Retired doctors are to return to work in an attempt to relieve the rural hospital recruitment crisis.
Health Secretary Jeane Freeman has announced the initiative which will see the government work with the Royal College of Surgeons of Edinburgh to bring recently retired clinicians back into service.
Ms Freeman said the NHS would benefit from retaining experienced health professionals, but doctors’ groups accused her of “fiddling at the edges” of the problem.
The scheme aims to attract recently retired doctors or those working part-time to short term work at rural general hospitals.
The move follows widespread concern over doctor shortages in the north and north-east. These have included the downgrading of maternity services at Dr Gray’s Hospital, Elgin, due to staff shortages last summer.
Since then efforts have been made to restore services but expectant mothers are still travelling to Aberdeen to give birth.
Recruitment challenges have also seen NHS Highland pay salaries totalling almost £1 million to employ two locums – one in Caithness General Hospital and the other in Belford Hospital, Fort William.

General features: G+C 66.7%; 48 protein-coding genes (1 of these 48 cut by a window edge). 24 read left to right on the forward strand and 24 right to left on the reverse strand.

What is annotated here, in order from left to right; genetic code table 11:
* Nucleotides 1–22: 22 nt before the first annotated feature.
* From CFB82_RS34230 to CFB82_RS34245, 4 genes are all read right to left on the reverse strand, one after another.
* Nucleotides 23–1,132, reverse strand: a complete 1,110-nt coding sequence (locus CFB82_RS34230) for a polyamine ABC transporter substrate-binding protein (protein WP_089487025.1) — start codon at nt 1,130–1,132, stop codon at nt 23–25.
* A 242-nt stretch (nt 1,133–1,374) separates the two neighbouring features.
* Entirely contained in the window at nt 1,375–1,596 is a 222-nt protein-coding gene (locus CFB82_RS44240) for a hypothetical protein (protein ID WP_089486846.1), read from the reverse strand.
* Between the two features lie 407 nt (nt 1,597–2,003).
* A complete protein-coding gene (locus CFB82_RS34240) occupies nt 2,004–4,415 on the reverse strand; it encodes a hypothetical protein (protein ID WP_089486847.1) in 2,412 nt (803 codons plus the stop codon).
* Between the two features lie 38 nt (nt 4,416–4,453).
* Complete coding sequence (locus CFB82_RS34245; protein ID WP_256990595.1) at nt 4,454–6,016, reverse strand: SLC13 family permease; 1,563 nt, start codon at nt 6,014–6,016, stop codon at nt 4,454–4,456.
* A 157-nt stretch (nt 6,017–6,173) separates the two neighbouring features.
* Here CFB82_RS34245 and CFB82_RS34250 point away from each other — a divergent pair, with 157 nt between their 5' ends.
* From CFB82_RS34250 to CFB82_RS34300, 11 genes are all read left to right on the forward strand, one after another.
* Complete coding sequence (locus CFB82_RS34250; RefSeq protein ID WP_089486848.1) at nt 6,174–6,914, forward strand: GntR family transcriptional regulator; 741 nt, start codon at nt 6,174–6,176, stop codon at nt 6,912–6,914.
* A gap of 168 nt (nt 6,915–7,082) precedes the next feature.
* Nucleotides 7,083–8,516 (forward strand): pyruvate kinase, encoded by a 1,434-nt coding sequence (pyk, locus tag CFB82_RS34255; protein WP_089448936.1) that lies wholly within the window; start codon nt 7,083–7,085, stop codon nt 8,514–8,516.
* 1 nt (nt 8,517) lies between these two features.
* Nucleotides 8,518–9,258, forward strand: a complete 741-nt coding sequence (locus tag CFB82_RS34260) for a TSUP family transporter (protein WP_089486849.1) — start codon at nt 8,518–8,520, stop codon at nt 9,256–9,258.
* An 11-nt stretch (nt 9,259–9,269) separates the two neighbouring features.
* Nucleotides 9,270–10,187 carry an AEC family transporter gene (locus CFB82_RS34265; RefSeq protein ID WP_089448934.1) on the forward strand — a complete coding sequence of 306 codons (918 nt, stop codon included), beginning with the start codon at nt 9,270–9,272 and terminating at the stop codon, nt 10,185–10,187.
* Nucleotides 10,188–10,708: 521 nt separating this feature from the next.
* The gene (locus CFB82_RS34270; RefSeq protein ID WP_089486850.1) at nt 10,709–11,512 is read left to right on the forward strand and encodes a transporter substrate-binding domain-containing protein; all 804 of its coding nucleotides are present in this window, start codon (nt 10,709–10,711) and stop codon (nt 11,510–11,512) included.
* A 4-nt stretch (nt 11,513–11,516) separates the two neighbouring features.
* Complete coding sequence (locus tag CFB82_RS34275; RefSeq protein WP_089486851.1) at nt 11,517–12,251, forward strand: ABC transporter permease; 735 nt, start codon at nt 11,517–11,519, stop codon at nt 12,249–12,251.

Dr Lewis Morrison, Chair of BMA Scotland, said: “There are long standing and deep-seated issues with the recruitment and retention of doctors across Scotland. This can be particularly true in remote and rural areas, so it is encouraging to see innovative solutions being used to try and help solve the significant issues that exist.
“But longer term, small scale schemes will do nothing to deal with the root causes of doctor shortages across our NHS.
“Rather than fiddling at the edges, we need serious and comprehensive measures to make working as a doctor more appealing.”
North East Tory MSP Peter Chapman described the scheme as a “sticking plaster solution”. He said: “It is very important that hospitals like Dr Gray’s remain fully staffed so that people do not have to travel long distances for treatment. We would not be in this position if the SNP had listened to warnings over several years that not enough doctors were being trained up.”
Ms Freeman said: “We are experiencing a period of unprecedented change and medical education must adapt and evolve to meet the expectations of our healthcare services.
“Our health service benefits if we can retain the expertise and skills of our most experienced doctors and health professionals. These highly experienced clinicians have told us that they would welcome the opportunity to maintain their clinical interests in more flexible ways, making them ideally suited to working in rural environments.”